Is It Time to Fire Merrick Garland?

Is It Time to Fire Merrick Garland
Is It Time to Fire Merrick Garland?

Attorney General Merrick Garland’s caution in his approach to prosecute the January 6 Committee referrals is harming our democratic values and short-circuiting the rule of law. It has been almost six months since Congress referred Mark Meadows to the Department of Justice, and four weeks since it referred Peter Navarro and Dan Scavino in their criminal contempt, and yet no one knows if Garland would act or not. Six months without a whisper seems like Merrick Garland has relegated the matter to no action on his part. No one knows when, if at all he would ever hold those in contempt of Congress accountable for disparaging our laws. His reluctance to deploy the powers of the Department of Justice to serve the public interests begs the question: Is it time to fire Merrick Garland?

Has the time come to replace him with a more aggressive AG who would be willing to take the steps necessary to protect Congress legislative rights and rally the Democrats behind the notion the Biden Administration is not as dysfunctional as it may look?

Because, as of now, Garland’s molasses approach is frustrating many in Washington. To include the January 6 Committee whose members are becoming restless over his procrastination.

In Today’s Washington, we need an AG who can act, not deliberate. One who can show assertiveness in the face of abject non-compliance, and not a timid thinker. If the GOP wins back the House in 2022, Garland’s lack of action will haunt him for the rest of his days. He seems not to care, or not to understand his role.

Or maybe he is too scared to fulfill his responsibilities. No matter the answer, maybe it’s time President Biden asked Merrick Garland to step aside.

He is souring many in Washington enough to ask whether it is time to fire Merrick Garland.


In a scathing article for NBC, Michael Conway writes:

By a vote of 220-203, the House held Peter K. Navarro, Trump’s trade adviser, and Dan Scavino Jr., who was responsible for Trump’s social media strategy, in criminal contempt of Congress for stonewalling the Jan. 6 committee’s subpoenas. But that vote will be a futile gesture if the Justice Department refuses to prosecute Navarro and Scavino. That’s not an idle concern. The timidity of Attorney General Merrick Garland has already undermined the committee’s ability to obtain the evidence of a key witness, former White House chief of staff Mark Meadows. More than 110 days ago, the House held Meadows in contempt of Congress and urged Garland to prosecute him criminally for interfering with its investigation. NBC News by Michael Conway - April 7, 2022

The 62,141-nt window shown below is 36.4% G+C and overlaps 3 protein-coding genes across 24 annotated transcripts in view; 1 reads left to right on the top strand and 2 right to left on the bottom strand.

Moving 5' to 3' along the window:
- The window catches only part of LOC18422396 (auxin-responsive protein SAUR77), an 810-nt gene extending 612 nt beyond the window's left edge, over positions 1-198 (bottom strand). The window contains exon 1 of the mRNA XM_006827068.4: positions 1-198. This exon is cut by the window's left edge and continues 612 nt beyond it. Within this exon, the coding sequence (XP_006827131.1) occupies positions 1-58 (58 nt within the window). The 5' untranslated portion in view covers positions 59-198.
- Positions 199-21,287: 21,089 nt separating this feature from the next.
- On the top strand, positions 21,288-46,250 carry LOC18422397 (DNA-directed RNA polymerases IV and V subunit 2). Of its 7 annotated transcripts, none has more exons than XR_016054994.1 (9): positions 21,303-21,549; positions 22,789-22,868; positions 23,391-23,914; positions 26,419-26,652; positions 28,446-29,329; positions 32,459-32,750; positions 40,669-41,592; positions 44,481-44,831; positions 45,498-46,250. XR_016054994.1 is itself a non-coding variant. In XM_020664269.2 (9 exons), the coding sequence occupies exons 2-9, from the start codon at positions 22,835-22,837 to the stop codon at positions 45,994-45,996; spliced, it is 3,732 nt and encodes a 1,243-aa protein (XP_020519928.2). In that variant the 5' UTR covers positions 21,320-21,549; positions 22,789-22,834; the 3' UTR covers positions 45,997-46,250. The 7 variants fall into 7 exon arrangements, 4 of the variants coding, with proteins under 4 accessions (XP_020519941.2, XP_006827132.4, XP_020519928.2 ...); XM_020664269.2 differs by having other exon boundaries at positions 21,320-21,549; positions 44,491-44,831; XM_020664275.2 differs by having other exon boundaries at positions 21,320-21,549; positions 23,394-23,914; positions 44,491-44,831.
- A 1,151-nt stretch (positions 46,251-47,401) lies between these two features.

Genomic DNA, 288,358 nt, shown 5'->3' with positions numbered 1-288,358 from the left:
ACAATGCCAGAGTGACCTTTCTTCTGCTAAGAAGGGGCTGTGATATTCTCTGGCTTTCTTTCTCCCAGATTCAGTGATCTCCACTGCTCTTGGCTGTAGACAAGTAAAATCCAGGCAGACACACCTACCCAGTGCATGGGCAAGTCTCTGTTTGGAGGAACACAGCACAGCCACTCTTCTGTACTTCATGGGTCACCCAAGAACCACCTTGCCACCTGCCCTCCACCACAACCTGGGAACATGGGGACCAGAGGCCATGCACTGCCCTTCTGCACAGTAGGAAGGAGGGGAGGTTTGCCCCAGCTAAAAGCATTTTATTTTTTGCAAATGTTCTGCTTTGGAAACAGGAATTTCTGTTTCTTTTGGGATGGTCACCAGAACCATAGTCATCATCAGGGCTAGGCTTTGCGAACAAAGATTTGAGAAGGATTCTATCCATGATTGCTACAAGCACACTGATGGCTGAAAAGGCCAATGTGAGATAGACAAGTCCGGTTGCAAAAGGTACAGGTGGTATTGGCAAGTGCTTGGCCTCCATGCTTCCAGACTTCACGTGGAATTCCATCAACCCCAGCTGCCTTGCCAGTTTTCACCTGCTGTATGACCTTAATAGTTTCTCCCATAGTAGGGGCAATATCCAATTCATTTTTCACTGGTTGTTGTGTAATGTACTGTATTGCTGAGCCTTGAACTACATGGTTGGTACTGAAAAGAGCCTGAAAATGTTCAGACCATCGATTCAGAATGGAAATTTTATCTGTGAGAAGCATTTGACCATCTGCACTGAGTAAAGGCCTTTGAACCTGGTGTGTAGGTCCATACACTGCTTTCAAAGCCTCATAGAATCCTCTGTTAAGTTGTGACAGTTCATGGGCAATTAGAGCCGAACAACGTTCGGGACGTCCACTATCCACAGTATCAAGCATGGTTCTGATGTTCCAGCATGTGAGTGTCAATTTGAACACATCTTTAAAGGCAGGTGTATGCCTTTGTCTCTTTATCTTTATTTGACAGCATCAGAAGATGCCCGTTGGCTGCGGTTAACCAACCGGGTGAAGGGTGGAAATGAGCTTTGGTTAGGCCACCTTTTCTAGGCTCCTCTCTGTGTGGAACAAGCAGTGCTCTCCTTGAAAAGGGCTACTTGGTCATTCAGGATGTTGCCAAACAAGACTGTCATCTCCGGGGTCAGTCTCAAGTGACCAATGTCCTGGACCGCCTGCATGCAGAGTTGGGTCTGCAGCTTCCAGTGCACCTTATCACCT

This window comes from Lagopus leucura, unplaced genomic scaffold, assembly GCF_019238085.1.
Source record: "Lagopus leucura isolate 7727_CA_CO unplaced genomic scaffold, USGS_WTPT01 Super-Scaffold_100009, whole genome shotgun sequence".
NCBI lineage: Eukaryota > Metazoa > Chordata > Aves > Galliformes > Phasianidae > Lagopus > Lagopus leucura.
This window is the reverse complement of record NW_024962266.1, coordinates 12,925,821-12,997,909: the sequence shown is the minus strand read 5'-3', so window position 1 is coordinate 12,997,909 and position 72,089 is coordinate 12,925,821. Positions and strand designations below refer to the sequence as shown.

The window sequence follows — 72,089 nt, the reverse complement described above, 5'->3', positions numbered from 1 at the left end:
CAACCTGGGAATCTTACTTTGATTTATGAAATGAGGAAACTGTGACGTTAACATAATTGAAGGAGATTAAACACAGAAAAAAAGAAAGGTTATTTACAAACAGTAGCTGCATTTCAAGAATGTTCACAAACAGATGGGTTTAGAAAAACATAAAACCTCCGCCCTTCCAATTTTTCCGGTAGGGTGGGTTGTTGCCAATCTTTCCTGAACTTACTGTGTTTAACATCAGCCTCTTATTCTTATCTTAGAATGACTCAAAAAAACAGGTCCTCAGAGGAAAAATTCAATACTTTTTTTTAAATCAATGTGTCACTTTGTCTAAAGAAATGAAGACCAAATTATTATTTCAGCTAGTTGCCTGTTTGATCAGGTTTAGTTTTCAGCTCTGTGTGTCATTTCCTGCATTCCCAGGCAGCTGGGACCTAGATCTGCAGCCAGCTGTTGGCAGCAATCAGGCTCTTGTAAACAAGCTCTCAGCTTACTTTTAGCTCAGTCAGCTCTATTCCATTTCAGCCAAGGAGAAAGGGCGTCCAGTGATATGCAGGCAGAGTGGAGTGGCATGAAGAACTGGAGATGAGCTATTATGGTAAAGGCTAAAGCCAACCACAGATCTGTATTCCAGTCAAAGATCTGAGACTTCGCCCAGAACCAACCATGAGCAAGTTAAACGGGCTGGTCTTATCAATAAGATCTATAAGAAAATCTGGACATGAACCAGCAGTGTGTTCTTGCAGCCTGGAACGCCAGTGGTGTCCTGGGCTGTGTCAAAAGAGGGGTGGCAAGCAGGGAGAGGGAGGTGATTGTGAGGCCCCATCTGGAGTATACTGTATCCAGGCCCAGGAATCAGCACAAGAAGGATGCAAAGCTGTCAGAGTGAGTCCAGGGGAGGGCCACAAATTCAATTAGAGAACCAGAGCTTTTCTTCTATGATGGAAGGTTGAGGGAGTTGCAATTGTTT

Compare Merrick Garland lack of action to the duly aggressive positions of NY Attorney General Letitia Jones. One has a purpose and a goal, while the other is miscalculating the resentment many feel towards his leisurely approach. Enough for many to doubt his sincerity to actually go after the truth of what happened on January 6.

This is how dysfunctional our view of Garland’s competence has become. He is souring many in Washington enough to ask whether it is time to fire Merrick Garland.

Garland seems to have adopted a scheme to appease his detractors. When under immense pressure, he appears briefly to relieve the pressure, then he goes back into hiding again. Never to be seen until a new round of fresh criticism.

Does Garland see his role as an appeaser of the alt-right more than an Attorney General to uphold the law?


What kind of a game Garland is playing is anyone’s guess. It would not surprise me, at all, if he intends to protect Donald Trump and his inner circle.

Does Garland see his role as an appeaser of the alt-right more than an Attorney General to uphold the law? Or does he have a big plan he intends to unfold all at once that would put all his critics to rest? Your guess is ours too. No one simply knows. And that lack of knowledge is harming the chances of the Democrats come November 2022.

Would Garland spring his surprise in September to rally the doubters? Or will he simply miss the opportunity to seek real justice in the face of so many criminals gasconading his timidity?

If President Biden has any doubts, he should err on the side of caution. He should fire Merrick Garland as an insurance policy against the possibility of fizzle and die non-indictment or non-investigation of Trump and et. al.

Is It Time to Fire Merrick Garland?

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